Change in soil chemical attributes and yield of a common-bean crop in response to steel slag application

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Most agricultural soils in Brazil are classified as acid, which limits agricultural production in the country, warranting the application of acidity correctives. The present study examined the effect of steel slag application on chemical characteristics of the soil as well as on the metabolic responses and yield of common-bean plants in a no-till system. The experiment was laid out in a randomized-block design with 42-m2 subplots in a 7×2 factorial arrangement, with four replicates. Treatments consisted of two factors, namely, acidity correctives and application forms. The following correctives were tested: steel slag (T1), wollastonite (T2), ladle furnace slag (T3), stainless steel slag (T4), calcined agricultural limestone (T5), agricultural limestone (T6), and a control without correctives (C). The application forms were surface application and incorporation (20 cm). Ten months after the last reapplication of the acidity correctives, a soil probe sampler was used to collect samples from the 0–10 cm, 10–20 cm, and 20–40 cm layers for chemical analysis. The common-bean crop was established after 16 months of the applications, and the following parameters were evaluated 40 days after germination: plant height; leaf dry weight; relative water content; electrolyte losses; pigment content (Clo a, Clo b, and carotenoids); leaf macronutrient and micronutrient content; total soluble protein content; leaf silicon content; enzyme activities of superoxide dismutase, peroxidase, and catalase; and gas exchange. At the end of the crop cycle, grain production and yield components were evaluated. Phosphorus, pH, base saturation, and Si increased with the application of silicates, influencing the number of plants m-1 and 100-grain weight; however, grain yield did not change.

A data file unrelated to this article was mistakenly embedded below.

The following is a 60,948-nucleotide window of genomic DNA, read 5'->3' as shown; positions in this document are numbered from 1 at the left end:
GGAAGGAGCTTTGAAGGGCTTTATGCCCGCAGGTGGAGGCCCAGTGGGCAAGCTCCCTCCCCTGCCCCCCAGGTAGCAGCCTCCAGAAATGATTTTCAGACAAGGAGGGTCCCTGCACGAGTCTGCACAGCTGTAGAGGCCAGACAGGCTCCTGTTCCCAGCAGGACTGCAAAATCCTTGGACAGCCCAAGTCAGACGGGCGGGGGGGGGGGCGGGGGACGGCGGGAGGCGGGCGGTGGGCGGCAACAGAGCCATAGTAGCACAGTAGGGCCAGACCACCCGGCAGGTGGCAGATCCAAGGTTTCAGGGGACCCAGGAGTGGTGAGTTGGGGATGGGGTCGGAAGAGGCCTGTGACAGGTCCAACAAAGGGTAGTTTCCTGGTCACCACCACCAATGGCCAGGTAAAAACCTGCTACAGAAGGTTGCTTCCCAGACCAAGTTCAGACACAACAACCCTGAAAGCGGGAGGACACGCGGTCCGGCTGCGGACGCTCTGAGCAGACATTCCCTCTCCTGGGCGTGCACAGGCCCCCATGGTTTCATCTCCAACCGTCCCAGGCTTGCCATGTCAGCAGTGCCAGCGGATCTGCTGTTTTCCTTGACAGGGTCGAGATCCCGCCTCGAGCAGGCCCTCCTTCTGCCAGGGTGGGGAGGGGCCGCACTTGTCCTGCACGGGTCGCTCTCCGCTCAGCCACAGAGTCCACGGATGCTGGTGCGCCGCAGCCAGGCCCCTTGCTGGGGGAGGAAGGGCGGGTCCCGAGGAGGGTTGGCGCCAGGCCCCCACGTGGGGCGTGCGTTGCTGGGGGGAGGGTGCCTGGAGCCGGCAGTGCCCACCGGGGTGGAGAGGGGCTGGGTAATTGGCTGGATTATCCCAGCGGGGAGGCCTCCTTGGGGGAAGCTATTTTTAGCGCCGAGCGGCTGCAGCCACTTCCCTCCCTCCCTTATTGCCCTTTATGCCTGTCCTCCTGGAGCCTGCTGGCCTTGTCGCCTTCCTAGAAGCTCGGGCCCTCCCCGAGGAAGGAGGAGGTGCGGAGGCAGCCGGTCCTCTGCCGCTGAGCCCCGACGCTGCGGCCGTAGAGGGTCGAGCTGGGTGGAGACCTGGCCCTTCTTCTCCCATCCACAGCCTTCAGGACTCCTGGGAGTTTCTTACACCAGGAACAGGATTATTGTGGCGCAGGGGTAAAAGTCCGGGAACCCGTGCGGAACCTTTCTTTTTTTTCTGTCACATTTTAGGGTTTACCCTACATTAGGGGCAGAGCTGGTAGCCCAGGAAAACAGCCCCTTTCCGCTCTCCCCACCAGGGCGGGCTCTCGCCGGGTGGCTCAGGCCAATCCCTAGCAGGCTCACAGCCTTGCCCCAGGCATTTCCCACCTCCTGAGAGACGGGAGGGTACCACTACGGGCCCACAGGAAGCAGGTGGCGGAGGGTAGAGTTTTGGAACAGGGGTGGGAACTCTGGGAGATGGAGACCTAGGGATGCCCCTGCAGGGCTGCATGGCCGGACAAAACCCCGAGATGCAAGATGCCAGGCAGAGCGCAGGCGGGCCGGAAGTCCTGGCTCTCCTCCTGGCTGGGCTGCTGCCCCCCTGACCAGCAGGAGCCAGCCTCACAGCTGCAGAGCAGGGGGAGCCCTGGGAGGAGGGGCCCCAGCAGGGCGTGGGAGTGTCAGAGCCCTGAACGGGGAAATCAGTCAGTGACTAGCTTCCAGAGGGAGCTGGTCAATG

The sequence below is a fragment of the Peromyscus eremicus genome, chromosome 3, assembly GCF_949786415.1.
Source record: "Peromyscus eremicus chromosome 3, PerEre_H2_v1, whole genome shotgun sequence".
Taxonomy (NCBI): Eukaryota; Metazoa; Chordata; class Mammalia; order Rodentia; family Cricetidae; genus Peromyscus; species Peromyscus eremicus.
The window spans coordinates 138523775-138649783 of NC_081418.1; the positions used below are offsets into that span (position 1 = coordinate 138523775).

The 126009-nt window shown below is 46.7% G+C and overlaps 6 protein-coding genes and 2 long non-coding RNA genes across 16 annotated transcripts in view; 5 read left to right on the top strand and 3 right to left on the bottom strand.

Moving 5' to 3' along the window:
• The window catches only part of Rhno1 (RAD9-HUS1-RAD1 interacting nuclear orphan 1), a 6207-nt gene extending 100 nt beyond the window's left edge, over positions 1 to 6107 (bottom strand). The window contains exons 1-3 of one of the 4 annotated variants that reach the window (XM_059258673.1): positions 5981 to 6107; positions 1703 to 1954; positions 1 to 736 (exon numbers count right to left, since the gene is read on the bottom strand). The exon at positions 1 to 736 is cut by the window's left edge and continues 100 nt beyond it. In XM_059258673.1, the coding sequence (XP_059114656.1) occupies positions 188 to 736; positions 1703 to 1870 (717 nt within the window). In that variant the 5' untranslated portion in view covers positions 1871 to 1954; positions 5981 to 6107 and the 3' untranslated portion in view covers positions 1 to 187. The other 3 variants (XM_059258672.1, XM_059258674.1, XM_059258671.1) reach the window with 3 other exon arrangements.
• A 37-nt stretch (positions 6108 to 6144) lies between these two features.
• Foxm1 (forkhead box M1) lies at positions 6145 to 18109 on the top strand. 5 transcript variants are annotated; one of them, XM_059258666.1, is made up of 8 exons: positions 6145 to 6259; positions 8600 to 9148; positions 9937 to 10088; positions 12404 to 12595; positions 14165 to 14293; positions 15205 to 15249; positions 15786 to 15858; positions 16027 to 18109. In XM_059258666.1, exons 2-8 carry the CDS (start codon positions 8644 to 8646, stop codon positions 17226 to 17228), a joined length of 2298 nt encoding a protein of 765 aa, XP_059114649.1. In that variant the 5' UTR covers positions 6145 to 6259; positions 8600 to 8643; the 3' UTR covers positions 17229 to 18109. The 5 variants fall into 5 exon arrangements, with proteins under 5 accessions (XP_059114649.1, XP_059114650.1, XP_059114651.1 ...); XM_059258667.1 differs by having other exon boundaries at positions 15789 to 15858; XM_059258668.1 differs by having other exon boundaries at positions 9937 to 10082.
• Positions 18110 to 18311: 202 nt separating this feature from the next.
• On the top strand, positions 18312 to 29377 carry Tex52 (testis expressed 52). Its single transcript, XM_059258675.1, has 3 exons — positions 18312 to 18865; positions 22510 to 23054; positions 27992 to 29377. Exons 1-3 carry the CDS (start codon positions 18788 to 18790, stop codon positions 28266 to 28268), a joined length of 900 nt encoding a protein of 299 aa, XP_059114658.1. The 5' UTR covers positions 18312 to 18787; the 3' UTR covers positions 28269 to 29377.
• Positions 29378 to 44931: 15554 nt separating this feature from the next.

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Australian Journal of Crop Science, v. 17, n. 1, p. 8-13, 2023.

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